Tahoe Truckee school funding in senate bill
Associated Press Writer
A financial rescue plan approved by the Senate Wednesday night includes a program that would pay rural counties including both Nevada and Placer, which have been hurt by federal logging cutbacks.
Both Placer and Nevada Counties receive approximately $680,000 a year from the Secure Rural Schools Act with half the money going to county schools and the other half to road maintenance.
“On average, we receive close to $700,000 … with Tahoe Truckee Unified School District receiving the largest portion of that funding,” said Gayle Garbolino-Mojica, Placer County superintendent of schools. “I’m encouraged to hear that the senate passed this … it’s definitely good news for Tahoe Truckee.”
In the past, funding was provided under a multi-year reauthorization cycle, which expired in September 2006. Congress has since been passing one-year extensions for the funding, Garbolino-Mojica said.
“It seems like every year, we’re putting in effort and energy to seek out a more stable funding plan,” Garbolino-Mojico said.
Lawmakers have long been searching for a way to renew the timber provision, which provides hundreds of millions of dollars to California, Oregon, Idaho and other states, mostly in the West, that once depended on federal timber sales to pay for schools, libraries and other services in rural areas.
Senators inserted the timber provision as one of several sweeteners to attract more votes for the bailout bill, which was defeated Monday in the House. The Senate version of the bill also includes billions of dollars in tax breaks, as well as an increase in the limit on federal bank deposit insurance.
The Senate approved the bill, 74-25.
The law, officially titled the Secure Rural Schools and Community Self-Determination Act but commonly known as “county payments,” helps pay for schools and services in 700 counties in 39 states.
The program expired Tuesday with the end of the fiscal year. The Senate approved a bill last week that would have renewed it for four years, but the House removed the provision two days later, citing objections from the White House.
The Bush administration later issued a statement saying it supports renewal of the timber program, although officials said it should be phased out.
The Senate bill would reauthorize the timber program for four years at a cost of $3.3 billion.
Sen. Max Baucus, D-Mont., chairman of the Senate Finance Committee, called the program “a great way to boost our economy” by helping to create good-paying jobs in small communities and keep them thriving.
The new funding “will provide a vital shot in the arm to many towns in Montana and around the country,” Baucus said.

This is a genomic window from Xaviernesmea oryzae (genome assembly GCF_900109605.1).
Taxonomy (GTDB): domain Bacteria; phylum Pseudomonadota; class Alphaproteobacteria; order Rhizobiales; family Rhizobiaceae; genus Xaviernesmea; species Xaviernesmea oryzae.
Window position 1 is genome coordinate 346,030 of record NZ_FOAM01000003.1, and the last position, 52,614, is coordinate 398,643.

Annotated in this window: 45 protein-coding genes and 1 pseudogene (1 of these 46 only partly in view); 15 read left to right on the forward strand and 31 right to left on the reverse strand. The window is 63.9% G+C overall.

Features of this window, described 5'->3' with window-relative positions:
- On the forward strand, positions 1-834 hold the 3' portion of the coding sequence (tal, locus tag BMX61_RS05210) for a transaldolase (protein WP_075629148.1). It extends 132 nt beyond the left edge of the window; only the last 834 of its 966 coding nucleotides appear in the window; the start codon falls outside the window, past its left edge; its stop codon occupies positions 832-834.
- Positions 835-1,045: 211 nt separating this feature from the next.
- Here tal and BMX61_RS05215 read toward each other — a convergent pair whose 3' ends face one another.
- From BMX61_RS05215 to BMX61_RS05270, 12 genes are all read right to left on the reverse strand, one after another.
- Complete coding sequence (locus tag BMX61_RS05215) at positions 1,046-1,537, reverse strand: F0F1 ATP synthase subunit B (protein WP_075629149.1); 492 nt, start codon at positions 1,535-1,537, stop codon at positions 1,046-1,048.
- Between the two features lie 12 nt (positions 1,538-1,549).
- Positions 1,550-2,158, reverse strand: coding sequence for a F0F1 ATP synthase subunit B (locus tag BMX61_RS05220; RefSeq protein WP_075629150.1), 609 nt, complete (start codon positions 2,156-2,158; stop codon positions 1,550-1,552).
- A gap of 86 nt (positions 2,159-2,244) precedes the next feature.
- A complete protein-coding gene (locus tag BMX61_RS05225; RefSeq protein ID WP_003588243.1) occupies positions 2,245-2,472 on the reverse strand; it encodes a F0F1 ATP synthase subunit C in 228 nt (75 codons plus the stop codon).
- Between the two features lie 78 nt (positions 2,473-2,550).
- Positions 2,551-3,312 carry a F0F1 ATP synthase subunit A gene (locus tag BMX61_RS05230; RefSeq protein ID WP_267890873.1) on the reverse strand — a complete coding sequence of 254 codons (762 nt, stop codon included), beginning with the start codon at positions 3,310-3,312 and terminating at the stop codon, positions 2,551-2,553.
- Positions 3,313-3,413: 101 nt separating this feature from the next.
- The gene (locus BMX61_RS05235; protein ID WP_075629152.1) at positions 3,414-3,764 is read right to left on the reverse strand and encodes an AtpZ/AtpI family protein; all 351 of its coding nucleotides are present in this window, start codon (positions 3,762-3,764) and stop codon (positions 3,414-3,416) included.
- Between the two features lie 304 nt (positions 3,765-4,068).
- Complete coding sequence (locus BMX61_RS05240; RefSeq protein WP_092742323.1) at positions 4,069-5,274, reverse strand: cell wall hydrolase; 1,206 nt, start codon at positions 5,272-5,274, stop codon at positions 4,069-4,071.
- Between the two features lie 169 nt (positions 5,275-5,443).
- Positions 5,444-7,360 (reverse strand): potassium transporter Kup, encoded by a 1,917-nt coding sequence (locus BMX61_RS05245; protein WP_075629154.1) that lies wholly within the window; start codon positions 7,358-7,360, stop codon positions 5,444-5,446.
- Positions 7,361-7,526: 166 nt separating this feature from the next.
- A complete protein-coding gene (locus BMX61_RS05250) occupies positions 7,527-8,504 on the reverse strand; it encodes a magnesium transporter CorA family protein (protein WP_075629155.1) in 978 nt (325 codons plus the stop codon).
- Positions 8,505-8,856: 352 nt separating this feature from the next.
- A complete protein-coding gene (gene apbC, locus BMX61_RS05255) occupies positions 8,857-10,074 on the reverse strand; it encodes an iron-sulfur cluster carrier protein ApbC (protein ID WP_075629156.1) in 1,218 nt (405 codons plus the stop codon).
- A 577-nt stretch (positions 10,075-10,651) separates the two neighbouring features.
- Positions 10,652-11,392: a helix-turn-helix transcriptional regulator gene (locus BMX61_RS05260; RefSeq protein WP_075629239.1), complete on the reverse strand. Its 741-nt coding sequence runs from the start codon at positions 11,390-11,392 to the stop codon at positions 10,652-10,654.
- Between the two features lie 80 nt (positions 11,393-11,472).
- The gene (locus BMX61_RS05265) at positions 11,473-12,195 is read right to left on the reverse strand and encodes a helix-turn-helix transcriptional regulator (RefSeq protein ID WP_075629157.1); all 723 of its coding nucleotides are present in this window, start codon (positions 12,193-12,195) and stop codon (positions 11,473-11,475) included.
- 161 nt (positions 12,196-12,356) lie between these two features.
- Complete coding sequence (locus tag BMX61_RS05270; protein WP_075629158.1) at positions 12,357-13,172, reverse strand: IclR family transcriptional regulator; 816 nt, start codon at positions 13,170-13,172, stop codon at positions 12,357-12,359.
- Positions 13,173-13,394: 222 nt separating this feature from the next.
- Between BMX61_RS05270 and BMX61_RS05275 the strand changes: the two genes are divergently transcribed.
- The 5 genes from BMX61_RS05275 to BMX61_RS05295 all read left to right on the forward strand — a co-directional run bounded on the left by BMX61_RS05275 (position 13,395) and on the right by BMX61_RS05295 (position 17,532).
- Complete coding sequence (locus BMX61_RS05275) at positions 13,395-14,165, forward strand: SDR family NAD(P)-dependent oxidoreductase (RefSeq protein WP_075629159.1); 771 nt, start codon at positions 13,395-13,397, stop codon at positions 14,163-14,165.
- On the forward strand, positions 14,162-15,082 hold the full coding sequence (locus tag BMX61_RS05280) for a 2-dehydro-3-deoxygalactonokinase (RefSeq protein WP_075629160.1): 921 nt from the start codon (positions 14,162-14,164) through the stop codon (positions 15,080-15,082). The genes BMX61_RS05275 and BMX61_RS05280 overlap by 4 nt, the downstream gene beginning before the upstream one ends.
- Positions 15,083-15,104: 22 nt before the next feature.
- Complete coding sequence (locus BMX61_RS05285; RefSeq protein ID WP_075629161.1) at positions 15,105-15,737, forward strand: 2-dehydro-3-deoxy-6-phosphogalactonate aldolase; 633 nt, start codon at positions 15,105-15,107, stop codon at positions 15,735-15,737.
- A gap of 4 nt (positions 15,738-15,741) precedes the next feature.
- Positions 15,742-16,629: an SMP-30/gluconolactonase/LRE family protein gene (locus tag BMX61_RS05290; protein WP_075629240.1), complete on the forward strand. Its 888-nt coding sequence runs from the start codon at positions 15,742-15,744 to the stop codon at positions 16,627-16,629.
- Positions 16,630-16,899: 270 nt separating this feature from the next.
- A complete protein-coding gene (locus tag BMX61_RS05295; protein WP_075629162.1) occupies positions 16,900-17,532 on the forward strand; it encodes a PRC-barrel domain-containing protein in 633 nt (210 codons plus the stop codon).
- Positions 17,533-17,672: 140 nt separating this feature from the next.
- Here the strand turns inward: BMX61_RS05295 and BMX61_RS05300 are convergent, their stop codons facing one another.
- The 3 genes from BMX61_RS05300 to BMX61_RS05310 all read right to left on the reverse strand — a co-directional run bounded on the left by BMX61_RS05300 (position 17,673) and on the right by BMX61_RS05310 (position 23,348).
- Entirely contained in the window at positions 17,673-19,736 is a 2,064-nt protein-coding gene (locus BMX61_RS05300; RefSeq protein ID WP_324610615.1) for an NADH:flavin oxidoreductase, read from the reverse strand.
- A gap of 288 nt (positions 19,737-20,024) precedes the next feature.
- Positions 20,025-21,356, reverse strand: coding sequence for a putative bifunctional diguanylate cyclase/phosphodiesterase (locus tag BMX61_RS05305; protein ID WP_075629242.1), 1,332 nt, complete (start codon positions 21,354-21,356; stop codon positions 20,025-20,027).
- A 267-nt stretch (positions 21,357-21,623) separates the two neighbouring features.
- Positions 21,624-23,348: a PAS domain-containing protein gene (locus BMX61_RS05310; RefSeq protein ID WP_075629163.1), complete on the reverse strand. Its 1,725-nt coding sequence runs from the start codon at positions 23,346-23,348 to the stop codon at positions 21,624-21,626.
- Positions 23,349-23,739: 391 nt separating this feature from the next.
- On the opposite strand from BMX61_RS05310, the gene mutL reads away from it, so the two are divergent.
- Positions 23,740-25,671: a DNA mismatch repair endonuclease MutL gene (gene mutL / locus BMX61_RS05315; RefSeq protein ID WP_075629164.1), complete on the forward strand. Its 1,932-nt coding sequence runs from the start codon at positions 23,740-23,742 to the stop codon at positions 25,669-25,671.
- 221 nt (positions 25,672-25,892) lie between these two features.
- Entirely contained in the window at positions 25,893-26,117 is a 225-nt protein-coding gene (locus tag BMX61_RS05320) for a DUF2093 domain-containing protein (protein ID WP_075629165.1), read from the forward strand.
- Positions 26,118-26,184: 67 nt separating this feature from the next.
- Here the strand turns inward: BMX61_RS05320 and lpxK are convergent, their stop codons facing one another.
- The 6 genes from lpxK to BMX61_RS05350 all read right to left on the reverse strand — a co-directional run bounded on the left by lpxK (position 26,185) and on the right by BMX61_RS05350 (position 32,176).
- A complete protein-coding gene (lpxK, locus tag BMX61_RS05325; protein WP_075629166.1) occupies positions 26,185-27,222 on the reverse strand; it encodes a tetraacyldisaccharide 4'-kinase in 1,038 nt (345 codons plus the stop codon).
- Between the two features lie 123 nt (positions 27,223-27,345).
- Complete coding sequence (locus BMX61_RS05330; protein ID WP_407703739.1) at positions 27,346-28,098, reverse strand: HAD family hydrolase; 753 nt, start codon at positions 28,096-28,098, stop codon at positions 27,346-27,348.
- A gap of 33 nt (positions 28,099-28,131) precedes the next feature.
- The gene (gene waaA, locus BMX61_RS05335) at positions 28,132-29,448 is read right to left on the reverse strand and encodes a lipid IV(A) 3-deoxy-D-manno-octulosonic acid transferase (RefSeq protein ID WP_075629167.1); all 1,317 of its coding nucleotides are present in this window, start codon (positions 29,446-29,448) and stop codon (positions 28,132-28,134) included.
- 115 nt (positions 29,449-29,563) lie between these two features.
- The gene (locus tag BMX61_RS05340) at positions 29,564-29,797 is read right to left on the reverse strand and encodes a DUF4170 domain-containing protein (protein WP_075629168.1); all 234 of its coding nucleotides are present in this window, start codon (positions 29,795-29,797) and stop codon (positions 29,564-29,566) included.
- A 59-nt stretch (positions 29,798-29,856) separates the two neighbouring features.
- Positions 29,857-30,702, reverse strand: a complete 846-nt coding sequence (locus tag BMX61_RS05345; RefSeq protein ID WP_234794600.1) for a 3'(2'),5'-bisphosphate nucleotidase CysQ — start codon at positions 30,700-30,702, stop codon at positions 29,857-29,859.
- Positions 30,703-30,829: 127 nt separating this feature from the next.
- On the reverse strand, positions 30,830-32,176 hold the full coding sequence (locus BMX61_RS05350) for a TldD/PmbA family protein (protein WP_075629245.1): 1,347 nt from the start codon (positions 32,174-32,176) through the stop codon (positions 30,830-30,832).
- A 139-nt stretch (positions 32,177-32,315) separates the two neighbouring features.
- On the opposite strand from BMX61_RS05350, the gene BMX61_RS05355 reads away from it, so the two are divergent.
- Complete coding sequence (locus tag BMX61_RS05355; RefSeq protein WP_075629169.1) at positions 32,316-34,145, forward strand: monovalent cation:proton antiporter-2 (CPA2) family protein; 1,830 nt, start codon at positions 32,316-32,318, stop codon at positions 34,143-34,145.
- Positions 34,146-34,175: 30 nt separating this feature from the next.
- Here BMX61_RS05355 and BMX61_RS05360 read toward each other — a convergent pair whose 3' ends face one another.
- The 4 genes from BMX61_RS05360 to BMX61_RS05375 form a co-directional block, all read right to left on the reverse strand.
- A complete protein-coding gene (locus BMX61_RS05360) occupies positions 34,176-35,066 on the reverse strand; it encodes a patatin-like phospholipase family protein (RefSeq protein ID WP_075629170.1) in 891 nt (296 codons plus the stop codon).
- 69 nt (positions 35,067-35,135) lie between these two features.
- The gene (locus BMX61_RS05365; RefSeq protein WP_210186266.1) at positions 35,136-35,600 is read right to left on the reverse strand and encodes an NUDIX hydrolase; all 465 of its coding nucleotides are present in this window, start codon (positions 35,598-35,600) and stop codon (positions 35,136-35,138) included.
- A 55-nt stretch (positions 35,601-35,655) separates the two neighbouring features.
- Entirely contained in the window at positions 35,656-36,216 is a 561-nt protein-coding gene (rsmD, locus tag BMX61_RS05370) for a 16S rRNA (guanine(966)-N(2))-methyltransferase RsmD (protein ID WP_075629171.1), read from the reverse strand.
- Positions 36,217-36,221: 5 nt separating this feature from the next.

Sen. Larry Craig, R-Idaho, who co-sponsored the original law eight years ago, called renewal of the program vital to his state.
“The goal of America’s public school system should be to provide every student with a world-class education. But in Idaho, as in other states, rural counties ” especially those with large areas of public lands which do not contribute tax revenues to schools ” have been impeded in meeting that promise,” Craig said. “This bill provides the same resources and advantages to rural schools as are enjoyed by their urban counterparts.”
Rep. Peter DeFazio, D-Ore., a leading advocate of the timber program, said addition of the county payments extension was not enough to persuade him to vote for the bailout bill, which he called fundamentally flawed.
“Talk about lipstick on a pig ” the Senate has simply added a number of popular tax provisions, and a four-year extension of the county payments program, to increase support for a fundamentally flawed bailout bill,” DeFazio said in a statement. “They added some tax cuts so Republicans would vote for it, and added mental health parity so that progressives and liberals would pay for it. But it’s the same flawed plan that the House defeated earlier this week.”
DeFazio has said the bailout plan does not fix the underlying problems in the economy.
Another bailout opponent, Rep. Doc Hastings, R-Wash., also said the timber program was not enough to persuade him to vote in favor of the bill.
“With or without the Senate tax extenders his vote will be based on the provisions of the bailout bill itself,” said Hastings spokesman Will Marlow. The timber provision is merely an add-on and does not change the fundamentals of the bailout bill, Marlow said.
” The Sierra Sun’s Jenny Goldsmith contributed to this article.
El Dorado: $4.0 million
Lassen: $3.9 million
Modoc: $3.3 million
Placer: $1.6 million
Plumas: $7.3 million
Sierra: $1.8 million
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